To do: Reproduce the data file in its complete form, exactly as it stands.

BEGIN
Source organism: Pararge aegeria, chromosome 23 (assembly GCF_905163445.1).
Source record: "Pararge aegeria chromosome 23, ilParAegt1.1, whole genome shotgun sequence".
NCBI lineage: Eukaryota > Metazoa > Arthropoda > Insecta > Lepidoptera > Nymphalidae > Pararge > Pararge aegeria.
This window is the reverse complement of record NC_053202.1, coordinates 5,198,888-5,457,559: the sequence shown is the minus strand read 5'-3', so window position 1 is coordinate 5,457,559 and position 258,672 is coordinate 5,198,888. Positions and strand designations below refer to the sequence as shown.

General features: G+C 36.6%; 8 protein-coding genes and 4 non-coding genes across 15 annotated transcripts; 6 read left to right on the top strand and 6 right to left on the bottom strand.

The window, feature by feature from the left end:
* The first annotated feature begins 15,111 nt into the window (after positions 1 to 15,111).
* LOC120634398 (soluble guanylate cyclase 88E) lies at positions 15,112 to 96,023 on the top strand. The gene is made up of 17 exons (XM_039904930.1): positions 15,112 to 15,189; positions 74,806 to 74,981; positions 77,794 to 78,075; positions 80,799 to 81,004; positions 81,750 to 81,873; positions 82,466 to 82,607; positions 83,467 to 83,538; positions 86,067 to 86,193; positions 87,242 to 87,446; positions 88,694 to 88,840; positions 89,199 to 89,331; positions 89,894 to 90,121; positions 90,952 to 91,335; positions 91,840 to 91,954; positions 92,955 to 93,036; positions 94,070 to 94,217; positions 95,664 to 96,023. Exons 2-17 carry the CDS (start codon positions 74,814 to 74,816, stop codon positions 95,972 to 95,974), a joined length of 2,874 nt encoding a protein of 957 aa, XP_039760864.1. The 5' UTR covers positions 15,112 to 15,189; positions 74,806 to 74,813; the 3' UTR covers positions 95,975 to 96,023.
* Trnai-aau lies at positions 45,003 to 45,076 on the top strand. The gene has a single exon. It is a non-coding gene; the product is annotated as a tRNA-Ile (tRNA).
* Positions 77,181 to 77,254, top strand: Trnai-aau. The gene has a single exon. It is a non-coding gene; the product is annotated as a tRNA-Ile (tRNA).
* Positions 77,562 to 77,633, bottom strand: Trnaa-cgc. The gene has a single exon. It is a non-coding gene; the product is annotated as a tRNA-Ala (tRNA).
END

Source organism: Pararge aegeria, chromosome 23 (assembly GCF_905163445.1).
Source record: "Pararge aegeria chromosome 23, ilParAegt1.1, whole genome shotgun sequence".
NCBI lineage: Eukaryota > Metazoa > Arthropoda > Insecta > Lepidoptera > Nymphalidae > Pararge > Pararge aegeria.
This window is the reverse complement of record NC_053202.1, coordinates 5,198,888-5,457,559: the sequence shown is the minus strand read 5'-3', so window position 1 is coordinate 5,457,559 and position 258,672 is coordinate 5,198,888. Positions and strand designations below refer to the sequence as shown.

General features: G+C 36.6%; 8 protein-coding genes and 4 non-coding genes across 15 annotated transcripts; 6 read left to right on the top strand and 6 right to left on the bottom strand.

The window, feature by feature from the left end:
* The first annotated feature begins 15,111 nt into the window (after positions 1 to 15,111).
* LOC120634398 (soluble guanylate cyclase 88E) lies at positions 15,112 to 96,023 on the top strand. The gene is made up of 17 exons (XM_039904930.1): positions 15,112 to 15,189; positions 74,806 to 74,981; positions 77,794 to 78,075; positions 80,799 to 81,004; positions 81,750 to 81,873; positions 82,466 to 82,607; positions 83,467 to 83,538; positions 86,067 to 86,193; positions 87,242 to 87,446; positions 88,694 to 88,840; positions 89,199 to 89,331; positions 89,894 to 90,121; positions 90,952 to 91,335; positions 91,840 to 91,954; positions 92,955 to 93,036; positions 94,070 to 94,217; positions 95,664 to 96,023. Exons 2-17 carry the CDS (start codon positions 74,814 to 74,816, stop codon positions 95,972 to 95,974), a joined length of 2,874 nt encoding a protein of 957 aa, XP_039760864.1. The 5' UTR covers positions 15,112 to 15,189; positions 74,806 to 74,813; the 3' UTR covers positions 95,975 to 96,023.
* Trnai-aau lies at positions 45,003 to 45,076 on the top strand. The gene has a single exon. It is a non-coding gene; the product is annotated as a tRNA-Ile (tRNA).
* Positions 77,181 to 77,254, top strand: Trnai-aau. The gene has a single exon. It is a non-coding gene; the product is annotated as a tRNA-Ile (tRNA).
* Positions 77,562 to 77,633, bottom strand: Trnaa-cgc. The gene has a single exon. It is a non-coding gene; the product is annotated as a tRNA-Ala (tRNA).